Hundreds gather for Undergraduate Poster Showcase

McGill community comes together to celebrate the research of over 100 undergraduate students from the Faculty of Science and beyond
Ronit Mohapatra presents his work to Romane MonnetAlex Tran

On March 15, over 100 undergraduate students at McGill and a large audience of alumni, faculty, staff, fellow students, and family crowded the University Centre Ballroom for the Undergraduate Poster Showcase. The fourth edition of the annual event, which is held every March, took place in person for the first time since 2020, with an online livestream available as an alternative.

The Showcase, organized by the Office of Science Education (OSE), celebrates the work of students by providing them with an opportunity to share their research, passion projects, in-class work, and more. Students from programs within the McGill Faculty of Science and beyond presented their posters, which were designed to communicate topics in science to a general audience. Colourful infographics rich with information, images, and creative interpretations of science decorated the room, as attendees wandered from one presenter to another over the course of two hours.

Propelling knowledge further

Created in 2018, OSE has established itself as a leader in research communication and knowledge sharing. In her opening remarks at the Showcase, OSE Director Marcy Slapcoff touched on the key principles that thread throughout OSE initiatives: fostering intellectual curiosity, hospitality, and joy. “Everything we do is grounded in the practice of asking questions and pushing further, creating a welcoming atmosphere and having fun while we do so,” Slapcoff said. “In moments like these, we can enjoy the process of learning and being together as a community.”

After a first performance by the McGill a cappella group Soulstice, Kira Smith, Student Engagement Officer at OSE, welcomed the almost 400 attendees to the Showcase, which allowed the community to “come together in celebration of different ways of knowing and expressing what we know with the understanding that we each hold uniquely valuable knowledge.” Smith, along with Ezelbahar Metin, Student Engagement Administrator at OSE, spearheaded planning for the event.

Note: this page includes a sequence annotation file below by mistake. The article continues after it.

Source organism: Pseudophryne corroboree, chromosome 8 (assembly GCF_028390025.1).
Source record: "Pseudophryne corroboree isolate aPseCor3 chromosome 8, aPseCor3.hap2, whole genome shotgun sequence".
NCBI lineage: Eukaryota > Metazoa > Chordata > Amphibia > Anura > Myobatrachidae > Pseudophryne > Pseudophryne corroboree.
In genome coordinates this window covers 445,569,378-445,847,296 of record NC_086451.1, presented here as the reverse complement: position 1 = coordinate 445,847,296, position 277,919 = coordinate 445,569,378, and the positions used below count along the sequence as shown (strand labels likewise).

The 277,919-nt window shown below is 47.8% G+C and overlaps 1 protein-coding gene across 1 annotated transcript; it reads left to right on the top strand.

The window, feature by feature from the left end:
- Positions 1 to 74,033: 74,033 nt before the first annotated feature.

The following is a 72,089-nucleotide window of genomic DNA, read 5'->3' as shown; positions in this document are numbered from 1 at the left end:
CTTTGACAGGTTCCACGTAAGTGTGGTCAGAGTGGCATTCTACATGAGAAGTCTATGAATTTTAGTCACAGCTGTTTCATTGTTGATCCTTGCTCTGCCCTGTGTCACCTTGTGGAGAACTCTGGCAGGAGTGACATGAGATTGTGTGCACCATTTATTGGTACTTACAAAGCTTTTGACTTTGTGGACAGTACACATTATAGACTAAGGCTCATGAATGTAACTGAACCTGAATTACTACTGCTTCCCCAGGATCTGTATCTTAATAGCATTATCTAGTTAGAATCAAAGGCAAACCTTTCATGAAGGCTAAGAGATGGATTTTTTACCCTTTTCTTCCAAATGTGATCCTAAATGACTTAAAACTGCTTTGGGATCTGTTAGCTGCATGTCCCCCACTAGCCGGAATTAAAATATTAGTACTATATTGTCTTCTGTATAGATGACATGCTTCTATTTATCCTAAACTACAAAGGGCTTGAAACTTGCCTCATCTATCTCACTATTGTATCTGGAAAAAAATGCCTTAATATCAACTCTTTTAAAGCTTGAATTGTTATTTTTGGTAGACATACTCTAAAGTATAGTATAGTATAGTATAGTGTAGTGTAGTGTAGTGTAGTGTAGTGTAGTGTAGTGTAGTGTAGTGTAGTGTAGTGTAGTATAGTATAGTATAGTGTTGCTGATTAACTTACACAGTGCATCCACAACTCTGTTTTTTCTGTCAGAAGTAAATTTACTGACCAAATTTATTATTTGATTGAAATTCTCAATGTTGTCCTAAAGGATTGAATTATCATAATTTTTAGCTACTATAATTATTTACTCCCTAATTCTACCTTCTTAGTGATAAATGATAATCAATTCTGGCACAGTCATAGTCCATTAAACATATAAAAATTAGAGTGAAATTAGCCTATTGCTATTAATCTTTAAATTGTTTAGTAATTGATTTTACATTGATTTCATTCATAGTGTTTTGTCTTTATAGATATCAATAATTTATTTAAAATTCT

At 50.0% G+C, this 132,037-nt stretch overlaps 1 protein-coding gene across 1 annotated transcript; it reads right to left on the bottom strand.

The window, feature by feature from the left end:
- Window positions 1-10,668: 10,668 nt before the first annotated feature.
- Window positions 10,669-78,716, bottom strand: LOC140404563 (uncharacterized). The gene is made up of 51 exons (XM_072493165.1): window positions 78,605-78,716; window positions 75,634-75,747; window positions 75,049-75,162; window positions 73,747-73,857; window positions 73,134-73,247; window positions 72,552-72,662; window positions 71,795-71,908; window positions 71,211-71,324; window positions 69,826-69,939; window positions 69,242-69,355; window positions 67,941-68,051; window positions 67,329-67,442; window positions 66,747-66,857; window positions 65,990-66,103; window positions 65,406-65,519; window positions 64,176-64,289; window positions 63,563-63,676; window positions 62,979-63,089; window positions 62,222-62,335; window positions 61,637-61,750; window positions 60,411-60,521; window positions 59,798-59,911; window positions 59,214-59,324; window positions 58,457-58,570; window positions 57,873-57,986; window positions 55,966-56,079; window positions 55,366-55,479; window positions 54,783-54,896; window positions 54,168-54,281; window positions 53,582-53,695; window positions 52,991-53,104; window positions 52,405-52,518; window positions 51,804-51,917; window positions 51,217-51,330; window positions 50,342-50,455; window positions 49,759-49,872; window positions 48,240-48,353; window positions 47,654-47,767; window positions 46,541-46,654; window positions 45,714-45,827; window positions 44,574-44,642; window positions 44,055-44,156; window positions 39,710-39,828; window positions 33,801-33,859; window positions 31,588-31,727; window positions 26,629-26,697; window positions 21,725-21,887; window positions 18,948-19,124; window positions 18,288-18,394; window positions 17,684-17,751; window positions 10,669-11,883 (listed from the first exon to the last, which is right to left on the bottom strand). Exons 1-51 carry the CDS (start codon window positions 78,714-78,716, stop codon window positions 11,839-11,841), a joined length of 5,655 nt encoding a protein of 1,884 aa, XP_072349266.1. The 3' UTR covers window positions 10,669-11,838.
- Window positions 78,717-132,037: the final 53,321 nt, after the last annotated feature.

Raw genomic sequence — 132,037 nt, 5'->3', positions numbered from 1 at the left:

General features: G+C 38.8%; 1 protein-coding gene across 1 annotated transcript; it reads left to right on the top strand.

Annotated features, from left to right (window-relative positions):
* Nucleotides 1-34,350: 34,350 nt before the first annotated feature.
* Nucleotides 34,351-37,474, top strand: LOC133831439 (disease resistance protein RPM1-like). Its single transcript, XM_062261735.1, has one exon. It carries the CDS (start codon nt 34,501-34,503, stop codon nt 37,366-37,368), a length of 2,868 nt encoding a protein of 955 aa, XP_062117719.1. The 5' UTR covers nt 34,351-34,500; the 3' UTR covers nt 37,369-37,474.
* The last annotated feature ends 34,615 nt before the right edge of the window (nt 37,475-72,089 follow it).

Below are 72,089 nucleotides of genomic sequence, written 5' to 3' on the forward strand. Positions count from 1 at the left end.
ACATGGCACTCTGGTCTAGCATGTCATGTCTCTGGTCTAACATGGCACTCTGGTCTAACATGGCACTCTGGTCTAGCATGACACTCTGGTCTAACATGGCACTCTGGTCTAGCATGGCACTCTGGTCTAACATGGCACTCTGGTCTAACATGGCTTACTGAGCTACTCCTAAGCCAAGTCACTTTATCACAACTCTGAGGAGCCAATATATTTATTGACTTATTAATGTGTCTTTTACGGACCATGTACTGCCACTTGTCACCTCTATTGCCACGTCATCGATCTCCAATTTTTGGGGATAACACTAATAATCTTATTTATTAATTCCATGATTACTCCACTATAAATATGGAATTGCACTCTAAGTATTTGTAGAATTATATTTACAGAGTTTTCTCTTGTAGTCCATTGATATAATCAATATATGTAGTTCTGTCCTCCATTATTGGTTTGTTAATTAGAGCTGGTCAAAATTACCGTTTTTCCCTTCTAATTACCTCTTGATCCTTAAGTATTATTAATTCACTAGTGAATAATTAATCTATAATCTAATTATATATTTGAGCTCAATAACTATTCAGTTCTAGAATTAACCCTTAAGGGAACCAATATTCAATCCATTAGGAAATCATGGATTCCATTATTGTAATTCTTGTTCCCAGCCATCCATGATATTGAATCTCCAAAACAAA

OSE worked closely with University Advancement to pair each presenting student with a mentor – Faculty of Science alumni – and offered workshops to help students develop vital communication skills. What sets the Showcase apart is its non-competitive nature; all students are welcome as long as they are willing to participate in the preparatory activities.

A vital learning experience for undergrads 

The spotlight was on undergraduate students, who could be seen gleaming while sharing well-articulated insights with curious eventgoers.

“The Showcase is a fantastic learning experience because it forces you to articulate your research in a way that is understandable to those without a background in the field,” said Ben Hepditch, U2 Computer Science and Geography student-presenter. “It was inspiring to see all the incredible work being done by other undergraduate students at McGill.”

Hepditch and fellow student Aidan Jackson presented their project developing software for an Autonomous Underwater Vehicle (AUV) that can safely track scuba divers underwater for the Mobile Robotics Lab.

“While presenting our research, a young girl came up to the poster with a look of wonder. She immediately started asking me all kinds of questions about the AUV, and if we could use it to look at fish and make sure they are OK. The interaction made me remember my passion for science and youth education,” Jackson, a U3 Software Engineering student, said.

Piotr Jakuc and Ben Coull-Neveu, U1 students in Physics, presented on astrophotography at the intersection of art and science, displaying historical photographs with explanations on the mediums used to create them. “Astrophotography data can be used for both scientific and artistic purposes, the latter of which is highly subjective since artistic liberties can be used with the goal of producing awe-inspiring images,” the pair explained.

“We both learned how to prepare for a scientific presentation and the importance of effectively communicating with a broader audience,” they continued. “We’re happy to have shared our passion for astrophotography as well.”

Pathways between disciplines

Showcase attendees were exposed to a rich variety of research topics with creative leading questions. Topics ranged from calculating the cost of academic air travel, artificial intelligence zombies, poetry as mathematical language, and more.

“The Showcase is a great opportunity for the McGill community to celebrate the heart of our mission—student learning. It was inspiring to see the students well-prepared to share their interests, research, and creative pursuits in a non-competitive atmosphere,” said Slapcoff.

A few student presenters were involved with McGill’s Building 21, an experimental research space open to all students at the university that prioritizes interdisciplinary research and the development of original scholars and scholarship. “A student will come in with curiosity and passion, and Building 21 helps them frame that into a research project,” said Anita Parmar, Co-Director of Building 21, at the Showcase. “Sharing in the interdisciplinary community with one another frames a rich network of knowledge that propels students forward.”

Bruce Lennox, Dean of Science, touched on the value of innovative research and open communication while addressing the presenters in the event’s closing remarks. “You need to congratulate yourselves. Whatever you are doing, you will always be challenged on the integrity of your work. This is a beautiful example tonight of all of you seeing integrity in your own work and being proud of it.”

Posters presented at the 2023 Showcase, as well as a livestream of the event, can be viewed on the OSE website.